Eastern Spinebill Acanthorhynchus tenuirostris

Category A. Uncommon widespread winter migrant.

Widespread but uncommon resident and migrant to lower altitudes during winter months. Significantly more records in the cooler period of the year and clear elevational pattern indicating seasonal movements from the highlands to the lowlands and in and out of the city environs. Occurrence varies from year to year, but the reasons behind this remain unclear. Dependent on remnant dense forest habitat and cooler environs, both of which are threatened by climate change and increased development.

Widespread but uncommon resident and migrant to lower altitudes during winter months. Significantly more records in the cooler period of the year and clear elevational pattern indicating seasonal movements from the highlands to the lowlands and in and out of the city environs. Occurrence varies from year to year, but the reasons behind this remain unclear. Dependent on remnant dense forest habitat and cooler environs, both of which are threatened by climate change and increased development.

Threat status Brisbane status
IUCN Least Concern eBird records 1,144
National Not listed Atlas squares 113
Queensland Not listed Reporting rate 2%

Greg McLachlan - Abercrombie Caves, New South Wales, Australia

The Eastern Spinebill is a distinctive, small species of Honeyeater (family Meliphagidae) common in the south eastern states of Australia and well-known by birders and non-birders alike. It is found all along the coastline from Cairns to Adelaide inland to the western slopes of the Great Dividing Range, but is only patchily distributed in Queensland, favouring cooler regions at higher elevations.

A boldly plumaged honeyeater found across much of the south east of Australia, the Eastern Spinebill is a favourite for many birders. While more common outside of Brisbane, the species is still reported widely within the LGA. There have been reports in all areas of the city barring Moreton Island and offshore, but the species is never regularly recorded at any one location, although it is more frequent in the wetter forests of the D’Aguilar Range, particularly near Mount Glorious. Breeding has never been reported in Brisbane, although it is possible some breed in the summer up in the hills. It appears the majority of the population move beyond the Brisbane region to breed. The species is usually recorded in small numbers, individuals or pairs, but counts of several dozen have been recorded during the winter months, with a high count of 36 at Tingalpa (Queensland 2012) - possibly a migrating flock.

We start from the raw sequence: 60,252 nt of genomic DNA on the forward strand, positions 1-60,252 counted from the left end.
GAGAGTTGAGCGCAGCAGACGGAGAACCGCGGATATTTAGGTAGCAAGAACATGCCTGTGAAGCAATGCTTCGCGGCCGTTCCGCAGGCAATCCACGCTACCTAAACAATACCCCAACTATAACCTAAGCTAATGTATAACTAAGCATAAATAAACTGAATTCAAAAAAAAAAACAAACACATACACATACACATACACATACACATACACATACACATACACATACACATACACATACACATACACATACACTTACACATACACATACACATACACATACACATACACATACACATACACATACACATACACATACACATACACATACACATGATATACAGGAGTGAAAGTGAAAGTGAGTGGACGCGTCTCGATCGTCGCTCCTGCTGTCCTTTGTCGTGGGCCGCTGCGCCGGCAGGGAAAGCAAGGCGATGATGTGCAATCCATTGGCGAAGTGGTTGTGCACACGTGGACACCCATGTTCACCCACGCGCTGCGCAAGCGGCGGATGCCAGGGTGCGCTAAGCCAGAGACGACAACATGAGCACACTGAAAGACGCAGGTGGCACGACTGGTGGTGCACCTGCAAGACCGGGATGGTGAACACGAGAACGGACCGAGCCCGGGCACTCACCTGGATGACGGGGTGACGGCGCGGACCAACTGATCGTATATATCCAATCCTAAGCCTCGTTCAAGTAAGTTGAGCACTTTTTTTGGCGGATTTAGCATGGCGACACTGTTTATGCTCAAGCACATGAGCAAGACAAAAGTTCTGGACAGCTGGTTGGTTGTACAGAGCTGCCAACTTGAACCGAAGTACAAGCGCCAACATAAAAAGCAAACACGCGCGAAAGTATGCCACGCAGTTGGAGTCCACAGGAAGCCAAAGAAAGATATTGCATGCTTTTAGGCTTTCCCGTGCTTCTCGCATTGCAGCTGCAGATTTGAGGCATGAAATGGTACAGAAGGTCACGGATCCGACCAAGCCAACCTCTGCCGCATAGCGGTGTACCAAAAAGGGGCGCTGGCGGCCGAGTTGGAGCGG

Eastern Spinebills exhibit a significant level of migratory activity in Brisbane, being both altitudinal migrants (moving from the highlands in summer to the lowlands in winter) and locational migrants (average count and reporting rate are both significantly increased over the winter months). The current data suggests the majority of birds move beyond Brisbane’s environs over summer to breed, with perhaps only younger birds or non-breeders remaining behind in the higher parts of the city.

Distribution and Habitat

Eastern Spinebills have been recorded all across Brisbane, but never reach high levels of abundance in any one location. They show clear preference for wet sclerophyll and rainforest habitats, with secondary abundance levels in dry woodlands, non-remnant areas and wetlands. Given their regularity in parks and gardens across much of south eastern Australia, it is somewhat surprising that they are not more frequently reported in suburban habitats within Brisbane. However, given their need for native flowering plants and dense tree cover (Parsons et al. 2006), neither of which are found in most Brisbane gardens, this is likely the cause for their rarity. The species has never been reported out to sea or on Moreton Island, and is only scarcely reported in the marshy north east of the city. Spinebills show a clear elevational pattern over the course of the year, with the few summer records being almost exclusively from the D’Aguilar Range at Mount Nebo and Mount Glorious, while in the cooler months they can be found at much lower altitudes, with only a few birds remaining up in the hills.